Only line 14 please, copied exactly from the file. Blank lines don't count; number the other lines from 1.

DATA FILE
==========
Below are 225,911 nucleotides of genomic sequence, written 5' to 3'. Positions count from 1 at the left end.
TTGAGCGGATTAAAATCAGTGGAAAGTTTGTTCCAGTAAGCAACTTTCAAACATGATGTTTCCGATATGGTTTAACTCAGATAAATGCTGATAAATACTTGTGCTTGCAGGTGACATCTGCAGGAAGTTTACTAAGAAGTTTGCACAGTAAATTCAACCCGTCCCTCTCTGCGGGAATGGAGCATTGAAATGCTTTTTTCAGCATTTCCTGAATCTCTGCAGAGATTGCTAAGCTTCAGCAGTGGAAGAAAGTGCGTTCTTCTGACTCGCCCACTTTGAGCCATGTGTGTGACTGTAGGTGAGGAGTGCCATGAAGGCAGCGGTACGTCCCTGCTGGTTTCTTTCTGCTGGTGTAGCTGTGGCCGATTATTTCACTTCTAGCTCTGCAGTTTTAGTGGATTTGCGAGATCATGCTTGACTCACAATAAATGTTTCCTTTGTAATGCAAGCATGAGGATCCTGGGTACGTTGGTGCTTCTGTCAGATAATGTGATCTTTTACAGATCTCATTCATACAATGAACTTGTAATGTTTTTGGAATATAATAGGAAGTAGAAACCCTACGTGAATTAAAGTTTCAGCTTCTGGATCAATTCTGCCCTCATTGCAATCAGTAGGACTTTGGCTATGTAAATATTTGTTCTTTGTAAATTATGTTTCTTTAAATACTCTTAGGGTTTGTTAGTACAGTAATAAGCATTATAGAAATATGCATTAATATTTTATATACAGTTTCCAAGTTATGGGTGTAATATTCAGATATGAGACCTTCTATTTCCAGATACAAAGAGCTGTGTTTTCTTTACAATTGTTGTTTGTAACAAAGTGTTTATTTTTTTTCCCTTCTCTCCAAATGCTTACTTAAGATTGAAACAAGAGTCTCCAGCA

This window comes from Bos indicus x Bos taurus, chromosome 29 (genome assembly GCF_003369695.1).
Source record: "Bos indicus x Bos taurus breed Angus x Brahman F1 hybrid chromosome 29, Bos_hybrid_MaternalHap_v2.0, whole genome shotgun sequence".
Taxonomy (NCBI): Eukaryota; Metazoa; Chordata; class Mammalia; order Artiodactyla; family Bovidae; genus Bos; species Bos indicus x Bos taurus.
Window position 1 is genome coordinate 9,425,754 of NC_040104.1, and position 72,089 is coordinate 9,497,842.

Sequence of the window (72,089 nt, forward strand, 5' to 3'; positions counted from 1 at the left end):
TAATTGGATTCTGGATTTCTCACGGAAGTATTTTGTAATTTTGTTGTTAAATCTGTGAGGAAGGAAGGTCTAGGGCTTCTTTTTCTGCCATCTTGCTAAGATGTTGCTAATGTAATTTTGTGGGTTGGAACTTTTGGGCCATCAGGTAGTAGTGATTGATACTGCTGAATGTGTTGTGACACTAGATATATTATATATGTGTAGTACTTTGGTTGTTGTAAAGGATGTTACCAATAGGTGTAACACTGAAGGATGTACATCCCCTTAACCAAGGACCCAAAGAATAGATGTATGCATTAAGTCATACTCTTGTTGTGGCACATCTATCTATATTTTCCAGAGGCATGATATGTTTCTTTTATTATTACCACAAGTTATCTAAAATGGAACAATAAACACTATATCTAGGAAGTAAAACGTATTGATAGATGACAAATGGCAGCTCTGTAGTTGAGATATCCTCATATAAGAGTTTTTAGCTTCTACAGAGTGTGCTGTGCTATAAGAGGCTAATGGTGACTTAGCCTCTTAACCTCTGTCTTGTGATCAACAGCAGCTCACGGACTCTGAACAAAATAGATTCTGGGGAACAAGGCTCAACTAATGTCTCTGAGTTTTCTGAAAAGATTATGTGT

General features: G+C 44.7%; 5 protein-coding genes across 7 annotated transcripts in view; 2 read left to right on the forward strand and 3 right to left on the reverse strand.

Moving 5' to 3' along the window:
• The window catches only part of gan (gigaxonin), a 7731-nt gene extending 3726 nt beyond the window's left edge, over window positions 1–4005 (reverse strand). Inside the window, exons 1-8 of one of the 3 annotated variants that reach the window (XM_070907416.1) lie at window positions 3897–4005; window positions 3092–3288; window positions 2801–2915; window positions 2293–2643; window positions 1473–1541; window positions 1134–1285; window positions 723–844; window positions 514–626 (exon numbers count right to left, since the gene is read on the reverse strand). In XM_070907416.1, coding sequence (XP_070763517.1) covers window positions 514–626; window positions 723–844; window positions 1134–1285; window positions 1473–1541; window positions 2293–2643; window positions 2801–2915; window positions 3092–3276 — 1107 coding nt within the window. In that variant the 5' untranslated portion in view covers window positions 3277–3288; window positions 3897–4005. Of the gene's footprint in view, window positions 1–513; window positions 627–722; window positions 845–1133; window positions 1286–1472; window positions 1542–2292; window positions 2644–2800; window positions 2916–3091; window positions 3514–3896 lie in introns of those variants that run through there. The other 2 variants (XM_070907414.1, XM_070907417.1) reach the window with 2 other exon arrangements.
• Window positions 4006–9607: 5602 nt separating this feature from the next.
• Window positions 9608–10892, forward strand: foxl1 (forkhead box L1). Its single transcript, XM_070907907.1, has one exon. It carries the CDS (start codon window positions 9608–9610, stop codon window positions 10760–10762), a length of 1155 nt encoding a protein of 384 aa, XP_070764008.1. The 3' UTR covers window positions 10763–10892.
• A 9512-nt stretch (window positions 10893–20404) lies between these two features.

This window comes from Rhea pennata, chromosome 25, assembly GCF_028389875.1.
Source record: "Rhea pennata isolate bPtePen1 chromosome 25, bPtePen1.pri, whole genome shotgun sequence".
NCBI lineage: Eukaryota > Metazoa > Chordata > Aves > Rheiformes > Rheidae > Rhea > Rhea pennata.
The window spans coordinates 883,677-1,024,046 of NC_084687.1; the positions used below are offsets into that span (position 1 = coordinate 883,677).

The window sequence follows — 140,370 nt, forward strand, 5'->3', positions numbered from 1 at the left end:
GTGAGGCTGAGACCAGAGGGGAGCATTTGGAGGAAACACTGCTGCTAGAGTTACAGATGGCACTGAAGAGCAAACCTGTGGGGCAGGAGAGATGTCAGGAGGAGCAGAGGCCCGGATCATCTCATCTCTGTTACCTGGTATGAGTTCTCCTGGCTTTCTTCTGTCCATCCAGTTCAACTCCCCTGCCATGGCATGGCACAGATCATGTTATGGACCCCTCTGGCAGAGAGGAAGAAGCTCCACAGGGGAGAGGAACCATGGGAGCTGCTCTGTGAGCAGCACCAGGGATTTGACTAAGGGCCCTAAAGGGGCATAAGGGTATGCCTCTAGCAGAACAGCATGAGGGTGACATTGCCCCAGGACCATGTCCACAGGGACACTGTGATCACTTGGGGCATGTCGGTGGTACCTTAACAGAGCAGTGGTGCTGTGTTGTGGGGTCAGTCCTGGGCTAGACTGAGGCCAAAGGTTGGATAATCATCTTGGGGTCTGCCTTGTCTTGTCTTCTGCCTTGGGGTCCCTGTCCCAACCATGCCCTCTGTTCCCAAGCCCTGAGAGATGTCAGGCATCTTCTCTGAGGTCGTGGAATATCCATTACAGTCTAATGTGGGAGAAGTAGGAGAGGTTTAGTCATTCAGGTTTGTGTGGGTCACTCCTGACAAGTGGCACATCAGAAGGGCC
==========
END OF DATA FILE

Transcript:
• A 9512-nt stretch (window positions 10893–20404) lies between these two features.